Contactless payment seems like one of those technologies that’s been around forever. First trialled in 2007 with a £10 maximum spend limit, its true introduction to the mainstream was only around five or six years ago, although it feels much longer.
Now a staple of modern life, contactless payments have reshaped the retail and hospitality industries. Within smaller spend transactions, one of the key areas affected has been customer service. Employers and employees have had to adapt to this new norm, with instant payments having changed the fundamentals of how we interact during payment.
From novelty to expectation
The arrival of the ATM machine in the late sixties brought a significant shift in expectation for the average British consumer. Suddenly, cash was readily available 24/7, which ultimately meant the customer expected to be able to access cash as and when they desired. Since contactless payment was adopted by the masses, a similar shift has occurred.
What was once a novelty is now a baseline expectation for most in our ever-increasing culture of convenience, to the extent where many customers will get frustrated if contactless technology isn’t available. While it seems somewhat silly to get annoyed about having to spend a few extra seconds on traditional chip and pin, retailers must be wary of this change in attitude.
With contactless POS devices now purchasable from as little as £19, retailers have no excuse for being behind the times.
Less contact time
Across society, our increasing engagement with technology has led to a reduction in face-to-face interaction. While this demonstrates a wider social problem, it also presents retailers with the issue of diminishing customer contact time.
For smaller businesses in particular, customer experience and loyalty are key to operating a successful enterprise. Retention is driven by customer service, and less time spent at the point of sale means less time to make an impact on the customer.
Because of this, businesses are having to explore methods beyond traditional service to enhance the customer experience and retain shopper loyalty. A bigger online presence, more social media interaction and payment-based incentives are now being used to augment in-store communication.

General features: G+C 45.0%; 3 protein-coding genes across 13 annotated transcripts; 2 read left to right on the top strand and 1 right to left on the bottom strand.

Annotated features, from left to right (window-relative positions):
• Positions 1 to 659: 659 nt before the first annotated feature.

The tipping point
With contactless now having overtaken standard chip and pin entry as the most prominent form of payment, the technology has only served to enhance the idea of a cashless society. In the hospitality field, this is having a detrimental effect.
With most customers carrying little or no cash whatsoever, attitudes to tipping have changed. Naturally, cash tips have reduced, while settling the bill has become a swifter transaction than ever before. This is particularly concerning for servers in the US, who are heavily reliant on tips to make a reasonable living.
So, what does this mean for customer service? Staff may go out of their way to make more of an impression to better the chance of a tip, or businesses may make a point of adding a gratuity option into the payment process. Still, consumers are often sceptical that any excess paid via card won’t end up in the pockets of the waiter that served them, which can often mean foregoing the option to tip.
Without a doubt, contactless payment has revolutionised day-to-day transactions for the better, and the technology will only continue to grow in our society. Easier and swifter transactions make it simpler to spend, so consumers need to remain financially organised in order to cope with this. As well, there is a need to tighten the belt on customer service opportunities, which means businesses will have to keep adapting their customers service efforts to remain relevant in a quickfire cashless world.